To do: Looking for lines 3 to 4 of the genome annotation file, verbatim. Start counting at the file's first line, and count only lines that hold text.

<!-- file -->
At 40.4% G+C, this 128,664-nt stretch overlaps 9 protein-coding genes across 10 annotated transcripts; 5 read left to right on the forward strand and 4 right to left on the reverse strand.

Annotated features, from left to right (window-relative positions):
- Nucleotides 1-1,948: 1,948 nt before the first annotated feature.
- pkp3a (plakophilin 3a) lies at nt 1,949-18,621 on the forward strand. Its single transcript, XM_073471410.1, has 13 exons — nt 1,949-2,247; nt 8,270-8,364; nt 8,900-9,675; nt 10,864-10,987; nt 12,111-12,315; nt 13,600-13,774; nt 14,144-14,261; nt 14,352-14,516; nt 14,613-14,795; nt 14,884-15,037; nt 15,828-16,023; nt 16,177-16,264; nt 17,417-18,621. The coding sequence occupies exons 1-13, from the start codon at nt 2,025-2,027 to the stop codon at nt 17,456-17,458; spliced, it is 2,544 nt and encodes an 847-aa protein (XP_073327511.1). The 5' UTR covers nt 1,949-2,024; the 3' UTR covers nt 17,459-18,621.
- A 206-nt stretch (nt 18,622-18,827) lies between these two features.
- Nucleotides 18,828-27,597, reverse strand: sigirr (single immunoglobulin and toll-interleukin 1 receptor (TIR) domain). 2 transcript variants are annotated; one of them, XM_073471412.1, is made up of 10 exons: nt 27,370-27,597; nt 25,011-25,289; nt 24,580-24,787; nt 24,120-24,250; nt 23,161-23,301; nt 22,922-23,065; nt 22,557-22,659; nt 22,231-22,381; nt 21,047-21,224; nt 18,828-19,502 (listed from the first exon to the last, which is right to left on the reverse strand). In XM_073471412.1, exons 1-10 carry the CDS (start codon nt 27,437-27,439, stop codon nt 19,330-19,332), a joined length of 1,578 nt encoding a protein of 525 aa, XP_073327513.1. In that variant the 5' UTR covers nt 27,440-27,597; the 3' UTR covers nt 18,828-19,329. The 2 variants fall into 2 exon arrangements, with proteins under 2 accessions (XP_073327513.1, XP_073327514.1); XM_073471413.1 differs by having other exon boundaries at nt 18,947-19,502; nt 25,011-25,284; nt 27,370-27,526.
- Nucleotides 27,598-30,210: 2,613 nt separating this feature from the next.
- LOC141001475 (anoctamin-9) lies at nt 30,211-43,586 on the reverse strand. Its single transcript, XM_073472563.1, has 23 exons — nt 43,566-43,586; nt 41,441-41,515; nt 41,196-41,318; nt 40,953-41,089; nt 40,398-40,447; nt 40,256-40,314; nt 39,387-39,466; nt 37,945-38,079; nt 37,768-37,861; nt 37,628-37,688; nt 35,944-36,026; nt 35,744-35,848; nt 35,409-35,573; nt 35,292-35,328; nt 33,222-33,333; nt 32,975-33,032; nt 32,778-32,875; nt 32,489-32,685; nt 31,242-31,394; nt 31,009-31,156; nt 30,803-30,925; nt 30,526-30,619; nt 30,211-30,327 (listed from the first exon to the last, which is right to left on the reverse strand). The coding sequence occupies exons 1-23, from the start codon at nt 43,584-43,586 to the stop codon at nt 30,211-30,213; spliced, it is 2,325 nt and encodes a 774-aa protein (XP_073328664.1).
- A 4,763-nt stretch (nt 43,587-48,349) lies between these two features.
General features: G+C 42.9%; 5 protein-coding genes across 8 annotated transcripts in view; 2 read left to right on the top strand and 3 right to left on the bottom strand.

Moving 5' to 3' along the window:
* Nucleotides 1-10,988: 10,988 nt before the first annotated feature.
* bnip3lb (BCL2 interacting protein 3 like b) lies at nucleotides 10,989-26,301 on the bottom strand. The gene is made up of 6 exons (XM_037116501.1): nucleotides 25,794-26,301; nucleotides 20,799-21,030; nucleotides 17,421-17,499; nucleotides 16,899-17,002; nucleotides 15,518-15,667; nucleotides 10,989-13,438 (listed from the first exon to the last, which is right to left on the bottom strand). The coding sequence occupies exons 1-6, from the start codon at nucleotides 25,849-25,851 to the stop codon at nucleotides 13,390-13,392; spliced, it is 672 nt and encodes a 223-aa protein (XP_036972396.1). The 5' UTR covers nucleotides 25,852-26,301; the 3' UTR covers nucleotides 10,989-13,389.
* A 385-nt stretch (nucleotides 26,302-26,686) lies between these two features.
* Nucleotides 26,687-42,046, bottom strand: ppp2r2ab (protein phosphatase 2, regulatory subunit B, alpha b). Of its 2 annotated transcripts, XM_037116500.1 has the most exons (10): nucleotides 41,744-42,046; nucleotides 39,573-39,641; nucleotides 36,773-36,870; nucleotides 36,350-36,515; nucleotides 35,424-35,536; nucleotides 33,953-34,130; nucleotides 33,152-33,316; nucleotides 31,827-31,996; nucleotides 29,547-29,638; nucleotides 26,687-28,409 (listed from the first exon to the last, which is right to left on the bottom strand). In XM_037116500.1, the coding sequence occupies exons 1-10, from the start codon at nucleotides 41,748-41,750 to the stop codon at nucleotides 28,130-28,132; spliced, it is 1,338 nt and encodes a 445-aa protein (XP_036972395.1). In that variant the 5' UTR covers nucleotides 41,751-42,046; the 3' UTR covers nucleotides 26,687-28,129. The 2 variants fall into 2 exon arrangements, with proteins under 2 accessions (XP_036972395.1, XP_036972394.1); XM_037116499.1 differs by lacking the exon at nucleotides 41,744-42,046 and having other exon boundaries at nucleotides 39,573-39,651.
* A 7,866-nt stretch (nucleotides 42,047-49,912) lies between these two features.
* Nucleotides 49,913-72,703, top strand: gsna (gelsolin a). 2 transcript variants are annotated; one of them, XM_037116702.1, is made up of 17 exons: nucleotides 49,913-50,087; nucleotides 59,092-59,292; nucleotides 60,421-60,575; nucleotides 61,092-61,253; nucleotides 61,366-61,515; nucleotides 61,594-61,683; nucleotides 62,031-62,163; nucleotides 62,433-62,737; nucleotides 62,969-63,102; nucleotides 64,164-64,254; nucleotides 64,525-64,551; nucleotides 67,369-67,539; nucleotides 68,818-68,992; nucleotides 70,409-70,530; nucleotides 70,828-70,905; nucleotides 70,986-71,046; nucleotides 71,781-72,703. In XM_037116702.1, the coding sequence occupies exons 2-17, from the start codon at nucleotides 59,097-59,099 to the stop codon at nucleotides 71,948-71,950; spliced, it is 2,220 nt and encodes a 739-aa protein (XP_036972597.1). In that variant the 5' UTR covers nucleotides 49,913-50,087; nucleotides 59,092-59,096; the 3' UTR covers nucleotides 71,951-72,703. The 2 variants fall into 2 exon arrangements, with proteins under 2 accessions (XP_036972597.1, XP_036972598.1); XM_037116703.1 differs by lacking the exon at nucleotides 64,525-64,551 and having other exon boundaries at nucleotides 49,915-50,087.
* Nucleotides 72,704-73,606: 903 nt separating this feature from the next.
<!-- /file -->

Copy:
- Nucleotides 1-1,948: 1,948 nt before the first annotated feature.
- pkp3a (plakophilin 3a) lies at nt 1,949-18,621 on the forward strand. Its single transcript, XM_073471410.1, has 13 exons — nt 1,949-2,247; nt 8,270-8,364; nt 8,900-9,675; nt 10,864-10,987; nt 12,111-12,315; nt 13,600-13,774; nt 14,144-14,261; nt 14,352-14,516; nt 14,613-14,795; nt 14,884-15,037; nt 15,828-16,023; nt 16,177-16,264; nt 17,417-18,621. The coding sequence occupies exons 1-13, from the start codon at nt 2,025-2,027 to the stop codon at nt 17,456-17,458; spliced, it is 2,544 nt and encodes an 847-aa protein (XP_073327511.1). The 5' UTR covers nt 1,949-2,024; the 3' UTR covers nt 17,459-18,621.